In response to the introduction of NAPLAN testing in Australia, Wilson and Hornsby (2014) wrote about a shrinking curriculum and increasing pressure on educators to teach to the test. My experience as a secondary school teacher over the past 9 years has reflected their concerns and I have not been immune from presenting students with a past HSC paper or two to complete. The problem with a narrow curriculum and teaching to the test; Wilson and Hornsby contend, is that it actually serves to reduce overall standards, fosters a climate of competition rather than collaboration and disregards the effectiveness of teaching to student interests and learning needs (pp 41-42).
No longer is there room in the timetable for excursions, guest speakers and community service, these have all been scaled back or disregarded in most schools across the country as we ignore the benefits of community engagement in favour of the ‘factory approach’ to education.
With this in mind, towards the end of the year, I put together a short 5 week unit that posed the following question:
How can we utilise discarded truck pallets in order to develop a solution to homelessness?
I was pleasantly surprised by the student projects and their attitude towards the task. Not only did they come up with some great solutions, there are some samples of their work here, but they also approached the task with enthusiasm and empathy, which enabled me to explore some of the deeper underlying topics with more student engagement and input. It was as if their research and thinking about the project had provided them with an authentic experience upon which to pin their learning.
Horton and Heggart (2015) discuss similar findings in their highly successful attempt at promoting global citizenship through their high school course called Hip Hop for Global Justice. They conclude that it was the “willingness of teachers and administrators to explore creative pedagogies that truly allowed the program to flourish. It is our contention that schools can, and should, seek out the intersections of community expertise, student engagement and curriculum opportunities in order to find fulfilling learning opportunities”. (p.69)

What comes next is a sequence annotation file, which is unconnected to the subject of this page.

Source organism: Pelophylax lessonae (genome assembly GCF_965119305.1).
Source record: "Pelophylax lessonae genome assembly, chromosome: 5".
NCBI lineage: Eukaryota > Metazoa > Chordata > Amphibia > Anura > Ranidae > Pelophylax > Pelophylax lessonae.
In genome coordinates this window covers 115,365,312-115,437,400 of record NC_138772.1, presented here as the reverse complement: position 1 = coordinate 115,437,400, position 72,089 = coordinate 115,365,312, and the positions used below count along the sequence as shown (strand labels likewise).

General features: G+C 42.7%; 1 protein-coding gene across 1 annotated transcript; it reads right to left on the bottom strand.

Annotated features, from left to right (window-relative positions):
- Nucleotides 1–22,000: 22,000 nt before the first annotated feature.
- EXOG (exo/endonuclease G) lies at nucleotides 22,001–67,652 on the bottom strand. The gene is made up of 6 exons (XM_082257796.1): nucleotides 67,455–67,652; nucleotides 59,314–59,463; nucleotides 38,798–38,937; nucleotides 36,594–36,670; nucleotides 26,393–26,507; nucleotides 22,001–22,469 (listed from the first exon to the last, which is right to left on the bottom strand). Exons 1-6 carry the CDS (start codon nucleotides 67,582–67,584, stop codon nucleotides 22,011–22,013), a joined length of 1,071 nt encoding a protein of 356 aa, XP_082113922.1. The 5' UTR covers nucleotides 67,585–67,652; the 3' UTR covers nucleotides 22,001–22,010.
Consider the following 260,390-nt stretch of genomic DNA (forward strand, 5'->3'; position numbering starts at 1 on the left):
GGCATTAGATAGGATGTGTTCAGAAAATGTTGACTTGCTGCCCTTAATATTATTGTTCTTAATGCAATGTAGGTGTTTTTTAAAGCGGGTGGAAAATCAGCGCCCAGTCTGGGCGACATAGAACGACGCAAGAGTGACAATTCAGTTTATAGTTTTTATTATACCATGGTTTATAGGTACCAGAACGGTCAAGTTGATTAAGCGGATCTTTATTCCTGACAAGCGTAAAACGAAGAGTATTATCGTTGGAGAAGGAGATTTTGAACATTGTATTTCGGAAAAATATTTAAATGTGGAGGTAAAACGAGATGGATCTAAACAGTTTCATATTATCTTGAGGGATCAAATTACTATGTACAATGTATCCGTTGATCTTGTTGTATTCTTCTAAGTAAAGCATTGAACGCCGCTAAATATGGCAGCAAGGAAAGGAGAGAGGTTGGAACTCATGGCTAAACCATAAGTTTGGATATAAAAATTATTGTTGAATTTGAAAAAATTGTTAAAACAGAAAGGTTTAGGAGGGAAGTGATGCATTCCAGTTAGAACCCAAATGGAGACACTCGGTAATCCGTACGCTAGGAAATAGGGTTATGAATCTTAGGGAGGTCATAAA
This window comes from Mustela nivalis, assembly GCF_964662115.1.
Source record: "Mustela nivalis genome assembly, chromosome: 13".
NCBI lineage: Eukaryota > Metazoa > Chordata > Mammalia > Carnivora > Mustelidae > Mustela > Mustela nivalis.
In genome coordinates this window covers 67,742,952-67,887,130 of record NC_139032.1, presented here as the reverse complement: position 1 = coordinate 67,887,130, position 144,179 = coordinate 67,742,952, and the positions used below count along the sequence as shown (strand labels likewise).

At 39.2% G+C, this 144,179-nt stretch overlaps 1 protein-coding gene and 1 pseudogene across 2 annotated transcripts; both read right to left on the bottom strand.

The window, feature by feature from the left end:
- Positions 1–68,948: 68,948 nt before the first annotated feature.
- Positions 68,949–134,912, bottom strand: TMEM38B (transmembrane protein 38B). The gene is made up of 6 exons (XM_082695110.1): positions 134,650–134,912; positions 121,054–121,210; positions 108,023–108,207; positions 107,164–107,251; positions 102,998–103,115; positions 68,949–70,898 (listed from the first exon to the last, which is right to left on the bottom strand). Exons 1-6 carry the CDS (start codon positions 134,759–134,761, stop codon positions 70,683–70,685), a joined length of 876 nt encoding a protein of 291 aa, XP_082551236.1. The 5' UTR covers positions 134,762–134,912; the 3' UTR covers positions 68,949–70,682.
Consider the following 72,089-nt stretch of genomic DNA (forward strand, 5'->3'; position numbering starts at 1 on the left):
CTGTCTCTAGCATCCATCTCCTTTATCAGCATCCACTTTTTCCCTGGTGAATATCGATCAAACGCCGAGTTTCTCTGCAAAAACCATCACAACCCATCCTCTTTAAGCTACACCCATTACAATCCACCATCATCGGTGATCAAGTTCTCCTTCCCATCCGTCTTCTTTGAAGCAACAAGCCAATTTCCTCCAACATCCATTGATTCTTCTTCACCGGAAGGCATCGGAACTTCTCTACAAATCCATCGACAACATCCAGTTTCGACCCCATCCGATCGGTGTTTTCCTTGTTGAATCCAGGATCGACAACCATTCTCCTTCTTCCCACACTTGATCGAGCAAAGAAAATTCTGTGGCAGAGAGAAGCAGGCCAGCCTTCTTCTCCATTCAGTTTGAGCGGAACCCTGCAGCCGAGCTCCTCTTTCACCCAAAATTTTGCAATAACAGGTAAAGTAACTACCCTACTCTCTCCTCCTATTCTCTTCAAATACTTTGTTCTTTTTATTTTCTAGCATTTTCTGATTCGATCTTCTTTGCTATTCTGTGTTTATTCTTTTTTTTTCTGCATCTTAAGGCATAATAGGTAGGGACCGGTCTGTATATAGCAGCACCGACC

And it should be no real surprise that engaging students in community activism improves student outcomes. Research on the effects of community involvement suggests benefits for schools, families, and students, including improved achievement and behavior.
A review of studies into the benefits of community engagement, cited by Henderson and Mapp (2002), includes the following findings:
- Higher grade point averages and scores on standardised tests or rating scales.
- Student enrollment in more challenging academic programs.
- More classes passed and credits earned.
- Better student attendance.
- Improved behavior at home and at school.
- Better social skills and adaptation to school.
The 2012 National School Improvement tool developed by the Australian Council for Educational Research (ACER) includes “School Community Partnerships” as one of its nine measures to improve student achievement and wellbeing. Research has indicated that school-family-community partnerships improve school programs and school climate, increase parents’ skills and leadership and improve children’s chances of success in school and life (Bryan, 2005).
So if we want our students to achieve better results on standardised tests, obtain better outcomes for themselves and become positive contributors to society, should we limit the degree to which are teaching to the test and begin to explore more ways in which we can develop affective community engagement? And not just as a one off event, but within our programs, units of work and ongoing teaching and learning activities? I will be encouraging my professional learning hub to develop one additional unit next year that incorporates some kind of community engagement experience.
Please share your thoughts and experiences relating to community engagement in the classroom by leaving a comment below. I look forward to the discussion.
ACER (2012). National School Improvement Tool. Brisbane: ACER. 978-1-74286-199-9.
Bryan, J.. (2005). Fostering Educational Resilience and Achievement in Urban Schools Through School-Family-Community Partnerships. Professional School Counseling, 8(3), 219–227.
Henderson, A., & Mapp, K. (2002). A New Wave of Evidence The Impact of School, Family, and Community Connections on Student Achievement. Austin, Texas: Southwest Educational Development Laboratory (SEDL).
Horton, A., & Heggart, K. (2015). Engaging the community through a creative curriculum: a hip-hop case study. Australian Educational Leader, 37(3), 66-69.
Wilson, L., & Hornsby, D. (2014). Teaching to the Test. Practically Primary, 19(2), 41-42.